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Press Release: Emargoed Wednesday 28 May 00.01 am

CCA Research: 15 Directors Convicted of Health and Safety Offences

Fifteen people who are either company directors or very senior managers have been convicted of health and safety offences between April 1999 and January 2003, according to research conducted by the CCA.

These convictions, following offences committed between October 1996 and October 2001, resulted in the directors/senior managers receiving an average fine of £2,656. None were sent to prison.

It appears that most of the directors convicted are involved in small companies.

Four of these convictions resulted from investigations into a fatality; seven resulted from injuries and the other five resulted from circumstances where the safety of workers was endangered.

All the prosecutions were taken by either the Health and Safety Executive (HSE) or Local Authorities. It is not known how many prosecutions against directors resulted in an acquittal.

To donwload details of these prosecutions, Click Here (word)

In the same period - HSE's prosecution database indicates that companies were convicted of health and safety offences on over 2600 occasions. The CCA research therefore indicates that only a small percentage of prosecutions – around 0.5% - result in the prosecution and conviction of a director.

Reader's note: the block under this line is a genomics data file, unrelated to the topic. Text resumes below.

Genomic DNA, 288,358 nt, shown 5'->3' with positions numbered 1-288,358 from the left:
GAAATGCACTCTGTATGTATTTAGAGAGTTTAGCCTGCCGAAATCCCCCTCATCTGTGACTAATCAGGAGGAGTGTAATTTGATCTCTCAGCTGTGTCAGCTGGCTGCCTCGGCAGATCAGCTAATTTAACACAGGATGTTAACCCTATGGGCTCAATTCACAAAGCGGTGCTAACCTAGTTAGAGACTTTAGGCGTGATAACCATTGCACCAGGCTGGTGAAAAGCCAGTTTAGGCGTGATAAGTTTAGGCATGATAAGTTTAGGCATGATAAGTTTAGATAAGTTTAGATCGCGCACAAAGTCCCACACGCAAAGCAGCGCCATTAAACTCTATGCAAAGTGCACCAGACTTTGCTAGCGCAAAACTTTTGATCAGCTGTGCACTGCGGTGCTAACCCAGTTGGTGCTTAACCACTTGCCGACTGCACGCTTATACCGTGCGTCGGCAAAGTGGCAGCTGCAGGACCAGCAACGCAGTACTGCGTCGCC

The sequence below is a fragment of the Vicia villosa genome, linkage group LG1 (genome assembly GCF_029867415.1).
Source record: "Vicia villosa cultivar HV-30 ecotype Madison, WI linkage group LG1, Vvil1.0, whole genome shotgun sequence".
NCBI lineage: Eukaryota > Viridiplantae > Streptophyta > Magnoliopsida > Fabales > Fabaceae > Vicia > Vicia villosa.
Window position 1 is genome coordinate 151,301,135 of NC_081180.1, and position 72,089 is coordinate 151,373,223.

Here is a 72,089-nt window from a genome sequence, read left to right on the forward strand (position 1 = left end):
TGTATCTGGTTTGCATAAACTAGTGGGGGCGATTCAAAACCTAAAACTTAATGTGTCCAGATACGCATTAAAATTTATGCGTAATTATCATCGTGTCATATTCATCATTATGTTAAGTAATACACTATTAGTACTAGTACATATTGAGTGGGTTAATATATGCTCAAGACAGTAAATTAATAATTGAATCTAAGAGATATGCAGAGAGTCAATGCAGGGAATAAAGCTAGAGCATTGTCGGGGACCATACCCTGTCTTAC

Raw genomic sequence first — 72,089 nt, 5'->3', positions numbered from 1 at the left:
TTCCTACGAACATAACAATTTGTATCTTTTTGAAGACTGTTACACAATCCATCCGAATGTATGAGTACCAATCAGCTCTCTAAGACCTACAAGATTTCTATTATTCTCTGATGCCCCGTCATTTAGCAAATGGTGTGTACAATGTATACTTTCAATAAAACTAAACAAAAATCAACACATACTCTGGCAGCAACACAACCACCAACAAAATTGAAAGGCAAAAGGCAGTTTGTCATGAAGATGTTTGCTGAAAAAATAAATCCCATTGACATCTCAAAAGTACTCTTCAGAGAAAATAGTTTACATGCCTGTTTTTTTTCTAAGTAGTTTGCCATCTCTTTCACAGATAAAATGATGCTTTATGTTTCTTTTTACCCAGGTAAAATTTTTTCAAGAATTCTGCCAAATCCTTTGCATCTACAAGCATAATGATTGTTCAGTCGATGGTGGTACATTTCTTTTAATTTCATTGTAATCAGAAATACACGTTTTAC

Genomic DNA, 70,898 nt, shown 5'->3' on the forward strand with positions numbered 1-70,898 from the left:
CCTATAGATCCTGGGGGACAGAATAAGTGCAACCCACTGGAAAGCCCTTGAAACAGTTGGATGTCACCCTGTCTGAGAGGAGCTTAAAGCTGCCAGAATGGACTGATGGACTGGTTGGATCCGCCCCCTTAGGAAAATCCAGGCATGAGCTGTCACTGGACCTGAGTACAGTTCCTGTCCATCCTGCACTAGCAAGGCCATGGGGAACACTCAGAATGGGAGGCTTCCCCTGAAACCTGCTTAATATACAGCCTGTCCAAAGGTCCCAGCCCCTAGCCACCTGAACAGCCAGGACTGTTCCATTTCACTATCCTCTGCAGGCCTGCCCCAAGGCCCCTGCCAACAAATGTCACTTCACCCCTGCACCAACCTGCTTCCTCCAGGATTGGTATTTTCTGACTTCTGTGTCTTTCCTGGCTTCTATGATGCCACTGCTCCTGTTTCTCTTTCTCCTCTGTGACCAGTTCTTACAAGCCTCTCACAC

In order for a company director to be prosecuted for a health and safety offence it is necessary to prove that the director was aware that the company was committing an offence and did nothing to stop it (‘connivance’) or that the offence by the company was the result of ‘any neglect’ on the part of the director. The provision to prosecute directors is set out in section 37 of the Health and Safety at Work Act 1974.

The HSE has been subjected to criticism in recent years over its failure to prosecute directors.

However in January 2002, it published a new Enforcement Policy Statement which states that the HSE and LA inspectors should ‘identify and prosecute … individuals if they consider that a prosecution is warranted’ and that, when they conduct an investigation, ‘in particular they should consider the management chain and the role played by individual directors and managers.’

It is not known yet whether this change has resulted in the prosecution of more directors - since prosecutions may be currently before the courts

The research was based on data contained on HSE's prosecution database.

In addition to health and safety offence convictions, only 8 directors have ever been convicted of manslaughter offences. To see the list, Click Here

CCA contact details
: 020 7 490 4494

To contact the Health and Safety Executive : 0207 717 6700

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Page last updated on January 11, 2004